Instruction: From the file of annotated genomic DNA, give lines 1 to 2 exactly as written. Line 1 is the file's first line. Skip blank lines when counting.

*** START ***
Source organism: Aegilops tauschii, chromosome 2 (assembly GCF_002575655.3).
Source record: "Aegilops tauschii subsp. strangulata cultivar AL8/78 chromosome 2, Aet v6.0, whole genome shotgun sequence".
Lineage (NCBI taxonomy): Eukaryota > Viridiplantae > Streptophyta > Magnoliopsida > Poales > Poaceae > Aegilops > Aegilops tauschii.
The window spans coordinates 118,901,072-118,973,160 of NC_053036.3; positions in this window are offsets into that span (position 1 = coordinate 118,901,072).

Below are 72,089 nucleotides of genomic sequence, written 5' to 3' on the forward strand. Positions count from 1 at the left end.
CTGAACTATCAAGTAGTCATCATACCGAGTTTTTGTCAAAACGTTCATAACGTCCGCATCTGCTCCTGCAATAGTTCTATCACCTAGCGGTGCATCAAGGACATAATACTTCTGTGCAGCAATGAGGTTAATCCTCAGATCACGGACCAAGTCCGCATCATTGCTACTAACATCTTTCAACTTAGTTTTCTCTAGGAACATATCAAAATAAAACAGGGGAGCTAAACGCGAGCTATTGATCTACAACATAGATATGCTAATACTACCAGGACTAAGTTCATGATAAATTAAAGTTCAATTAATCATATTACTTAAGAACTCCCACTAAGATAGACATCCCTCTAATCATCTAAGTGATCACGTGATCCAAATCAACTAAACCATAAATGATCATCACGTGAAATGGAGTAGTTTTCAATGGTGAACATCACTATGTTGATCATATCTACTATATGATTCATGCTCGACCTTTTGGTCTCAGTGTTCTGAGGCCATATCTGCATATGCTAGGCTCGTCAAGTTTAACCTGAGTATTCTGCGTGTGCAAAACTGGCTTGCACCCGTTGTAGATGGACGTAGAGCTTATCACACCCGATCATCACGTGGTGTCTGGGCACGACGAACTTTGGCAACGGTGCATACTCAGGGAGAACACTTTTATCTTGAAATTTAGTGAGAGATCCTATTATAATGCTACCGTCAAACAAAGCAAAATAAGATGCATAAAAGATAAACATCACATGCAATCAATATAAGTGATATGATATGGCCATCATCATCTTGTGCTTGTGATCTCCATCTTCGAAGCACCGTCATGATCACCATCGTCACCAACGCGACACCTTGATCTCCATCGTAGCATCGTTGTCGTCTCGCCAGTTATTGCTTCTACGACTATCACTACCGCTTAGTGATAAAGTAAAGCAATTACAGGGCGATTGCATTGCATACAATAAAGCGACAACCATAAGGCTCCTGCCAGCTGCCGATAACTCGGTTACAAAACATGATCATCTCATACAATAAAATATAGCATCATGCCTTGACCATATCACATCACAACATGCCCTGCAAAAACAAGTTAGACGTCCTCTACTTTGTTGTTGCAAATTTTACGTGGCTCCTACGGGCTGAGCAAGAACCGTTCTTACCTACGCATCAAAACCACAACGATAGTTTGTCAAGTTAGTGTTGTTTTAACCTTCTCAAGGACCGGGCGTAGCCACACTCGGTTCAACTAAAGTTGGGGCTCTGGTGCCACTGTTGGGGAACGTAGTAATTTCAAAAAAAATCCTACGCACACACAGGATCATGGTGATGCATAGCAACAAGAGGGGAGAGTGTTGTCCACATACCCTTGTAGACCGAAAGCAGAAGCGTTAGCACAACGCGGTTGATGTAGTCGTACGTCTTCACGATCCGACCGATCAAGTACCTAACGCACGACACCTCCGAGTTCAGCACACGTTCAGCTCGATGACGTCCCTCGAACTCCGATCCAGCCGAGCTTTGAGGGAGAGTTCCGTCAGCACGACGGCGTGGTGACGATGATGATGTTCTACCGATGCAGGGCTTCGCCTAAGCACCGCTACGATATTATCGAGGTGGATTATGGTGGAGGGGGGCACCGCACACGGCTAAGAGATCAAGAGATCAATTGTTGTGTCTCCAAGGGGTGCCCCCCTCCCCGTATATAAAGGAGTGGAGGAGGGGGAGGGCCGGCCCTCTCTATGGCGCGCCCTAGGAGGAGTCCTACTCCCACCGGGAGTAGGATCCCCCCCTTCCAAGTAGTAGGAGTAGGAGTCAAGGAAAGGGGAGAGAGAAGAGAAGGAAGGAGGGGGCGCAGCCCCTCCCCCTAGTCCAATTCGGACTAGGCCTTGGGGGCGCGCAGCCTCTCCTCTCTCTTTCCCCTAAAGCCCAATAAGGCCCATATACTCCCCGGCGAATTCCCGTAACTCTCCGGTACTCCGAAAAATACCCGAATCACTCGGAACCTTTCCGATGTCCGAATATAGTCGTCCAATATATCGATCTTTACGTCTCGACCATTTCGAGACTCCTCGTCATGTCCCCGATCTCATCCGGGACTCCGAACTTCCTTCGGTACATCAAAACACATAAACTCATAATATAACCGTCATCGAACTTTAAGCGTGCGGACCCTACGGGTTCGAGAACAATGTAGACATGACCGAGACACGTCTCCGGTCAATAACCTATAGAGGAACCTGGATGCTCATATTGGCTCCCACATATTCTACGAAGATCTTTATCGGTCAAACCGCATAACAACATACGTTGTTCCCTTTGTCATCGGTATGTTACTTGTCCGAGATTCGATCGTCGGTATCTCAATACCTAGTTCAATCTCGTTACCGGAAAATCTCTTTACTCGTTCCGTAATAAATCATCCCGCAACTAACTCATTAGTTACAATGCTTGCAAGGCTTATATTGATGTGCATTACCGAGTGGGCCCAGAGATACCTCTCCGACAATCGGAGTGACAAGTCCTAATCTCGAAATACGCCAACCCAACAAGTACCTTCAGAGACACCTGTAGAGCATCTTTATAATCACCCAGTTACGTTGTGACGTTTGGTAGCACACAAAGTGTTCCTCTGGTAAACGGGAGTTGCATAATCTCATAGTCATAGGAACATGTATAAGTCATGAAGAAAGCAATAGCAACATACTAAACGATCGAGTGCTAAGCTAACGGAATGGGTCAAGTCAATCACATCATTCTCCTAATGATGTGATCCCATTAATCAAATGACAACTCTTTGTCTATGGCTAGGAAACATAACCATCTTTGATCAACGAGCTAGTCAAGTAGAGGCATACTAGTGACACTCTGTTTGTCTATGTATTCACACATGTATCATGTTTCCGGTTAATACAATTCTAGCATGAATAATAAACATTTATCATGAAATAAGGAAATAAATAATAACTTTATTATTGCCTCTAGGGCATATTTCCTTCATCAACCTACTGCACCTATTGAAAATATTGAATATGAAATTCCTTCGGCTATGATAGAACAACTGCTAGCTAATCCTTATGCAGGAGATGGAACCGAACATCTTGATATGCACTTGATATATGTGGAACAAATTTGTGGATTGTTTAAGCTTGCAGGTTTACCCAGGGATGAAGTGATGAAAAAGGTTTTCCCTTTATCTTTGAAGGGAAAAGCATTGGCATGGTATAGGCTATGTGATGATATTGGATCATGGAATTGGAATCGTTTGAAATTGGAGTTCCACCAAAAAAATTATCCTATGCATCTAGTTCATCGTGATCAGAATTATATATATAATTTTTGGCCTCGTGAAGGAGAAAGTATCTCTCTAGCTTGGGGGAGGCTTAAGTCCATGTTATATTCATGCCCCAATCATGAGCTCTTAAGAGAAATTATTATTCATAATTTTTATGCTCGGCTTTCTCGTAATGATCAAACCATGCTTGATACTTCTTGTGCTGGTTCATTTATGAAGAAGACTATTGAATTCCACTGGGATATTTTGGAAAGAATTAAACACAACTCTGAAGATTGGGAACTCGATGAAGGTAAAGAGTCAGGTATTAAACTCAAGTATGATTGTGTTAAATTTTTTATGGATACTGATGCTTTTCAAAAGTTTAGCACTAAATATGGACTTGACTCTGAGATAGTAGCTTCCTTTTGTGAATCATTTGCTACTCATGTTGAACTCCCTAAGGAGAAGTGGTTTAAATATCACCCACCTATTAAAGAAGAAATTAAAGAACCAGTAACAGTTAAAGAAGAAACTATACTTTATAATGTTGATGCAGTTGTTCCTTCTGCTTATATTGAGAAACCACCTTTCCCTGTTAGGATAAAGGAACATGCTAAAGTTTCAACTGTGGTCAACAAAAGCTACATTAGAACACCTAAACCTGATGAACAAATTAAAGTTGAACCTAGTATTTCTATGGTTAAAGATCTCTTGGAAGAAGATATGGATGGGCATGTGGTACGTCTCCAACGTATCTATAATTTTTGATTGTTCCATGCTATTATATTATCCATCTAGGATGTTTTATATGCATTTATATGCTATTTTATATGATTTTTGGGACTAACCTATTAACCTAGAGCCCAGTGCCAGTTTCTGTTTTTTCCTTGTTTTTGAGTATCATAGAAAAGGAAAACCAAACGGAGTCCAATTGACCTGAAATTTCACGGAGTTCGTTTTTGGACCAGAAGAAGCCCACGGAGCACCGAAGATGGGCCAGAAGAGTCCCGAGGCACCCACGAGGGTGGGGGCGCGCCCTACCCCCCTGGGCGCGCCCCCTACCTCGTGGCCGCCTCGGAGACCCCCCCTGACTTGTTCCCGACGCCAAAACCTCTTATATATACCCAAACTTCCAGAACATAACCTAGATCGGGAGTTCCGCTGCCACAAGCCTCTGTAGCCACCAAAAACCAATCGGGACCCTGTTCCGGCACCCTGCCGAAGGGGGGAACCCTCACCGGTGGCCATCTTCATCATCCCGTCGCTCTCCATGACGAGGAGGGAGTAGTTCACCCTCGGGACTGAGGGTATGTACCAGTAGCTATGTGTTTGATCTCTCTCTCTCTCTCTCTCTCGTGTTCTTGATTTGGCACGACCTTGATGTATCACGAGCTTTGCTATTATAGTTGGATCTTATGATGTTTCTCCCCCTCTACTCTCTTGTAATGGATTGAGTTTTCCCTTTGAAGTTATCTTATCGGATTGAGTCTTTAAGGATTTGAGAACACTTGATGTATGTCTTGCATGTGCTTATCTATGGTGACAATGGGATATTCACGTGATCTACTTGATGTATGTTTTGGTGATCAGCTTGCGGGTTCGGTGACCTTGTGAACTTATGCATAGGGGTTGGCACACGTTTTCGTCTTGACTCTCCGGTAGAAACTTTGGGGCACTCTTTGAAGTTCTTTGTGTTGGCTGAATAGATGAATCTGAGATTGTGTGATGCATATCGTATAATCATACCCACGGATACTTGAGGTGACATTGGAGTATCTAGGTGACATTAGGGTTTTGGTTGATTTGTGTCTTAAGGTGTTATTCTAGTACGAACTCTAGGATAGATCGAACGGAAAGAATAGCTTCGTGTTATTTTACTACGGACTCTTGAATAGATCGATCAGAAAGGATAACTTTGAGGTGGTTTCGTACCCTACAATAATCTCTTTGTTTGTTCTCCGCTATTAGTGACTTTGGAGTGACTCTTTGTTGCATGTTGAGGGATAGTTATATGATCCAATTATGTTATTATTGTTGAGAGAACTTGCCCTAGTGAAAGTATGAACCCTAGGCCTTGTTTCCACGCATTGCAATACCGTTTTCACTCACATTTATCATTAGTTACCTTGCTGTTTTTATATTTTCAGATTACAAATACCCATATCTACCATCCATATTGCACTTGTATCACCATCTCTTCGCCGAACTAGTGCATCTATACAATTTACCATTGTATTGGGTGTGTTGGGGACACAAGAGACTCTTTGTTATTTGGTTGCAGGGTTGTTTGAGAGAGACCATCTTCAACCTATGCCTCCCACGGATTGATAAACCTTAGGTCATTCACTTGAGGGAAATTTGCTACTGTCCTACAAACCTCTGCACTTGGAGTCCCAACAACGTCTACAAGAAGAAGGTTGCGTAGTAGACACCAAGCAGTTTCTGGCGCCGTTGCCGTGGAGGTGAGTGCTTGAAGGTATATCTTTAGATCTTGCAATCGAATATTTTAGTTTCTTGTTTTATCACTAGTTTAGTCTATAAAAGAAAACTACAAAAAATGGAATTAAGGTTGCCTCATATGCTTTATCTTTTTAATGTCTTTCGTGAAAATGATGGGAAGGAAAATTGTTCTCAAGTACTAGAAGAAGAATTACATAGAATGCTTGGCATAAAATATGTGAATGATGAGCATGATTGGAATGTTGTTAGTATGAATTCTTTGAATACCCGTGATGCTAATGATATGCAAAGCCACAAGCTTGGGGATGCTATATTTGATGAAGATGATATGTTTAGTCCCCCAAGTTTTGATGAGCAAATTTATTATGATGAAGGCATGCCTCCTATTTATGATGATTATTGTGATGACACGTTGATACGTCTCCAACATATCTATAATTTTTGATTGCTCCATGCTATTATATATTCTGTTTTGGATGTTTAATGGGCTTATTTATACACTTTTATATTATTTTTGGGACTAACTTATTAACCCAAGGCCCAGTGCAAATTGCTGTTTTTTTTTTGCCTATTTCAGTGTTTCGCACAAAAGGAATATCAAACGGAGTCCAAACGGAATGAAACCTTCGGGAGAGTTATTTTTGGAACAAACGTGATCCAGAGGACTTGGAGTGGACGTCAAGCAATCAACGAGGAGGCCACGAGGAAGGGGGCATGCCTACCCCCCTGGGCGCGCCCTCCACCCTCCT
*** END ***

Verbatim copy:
Source organism: Aegilops tauschii, chromosome 2 (assembly GCF_002575655.3).
Source record: "Aegilops tauschii subsp. strangulata cultivar AL8/78 chromosome 2, Aet v6.0, whole genome shotgun sequence".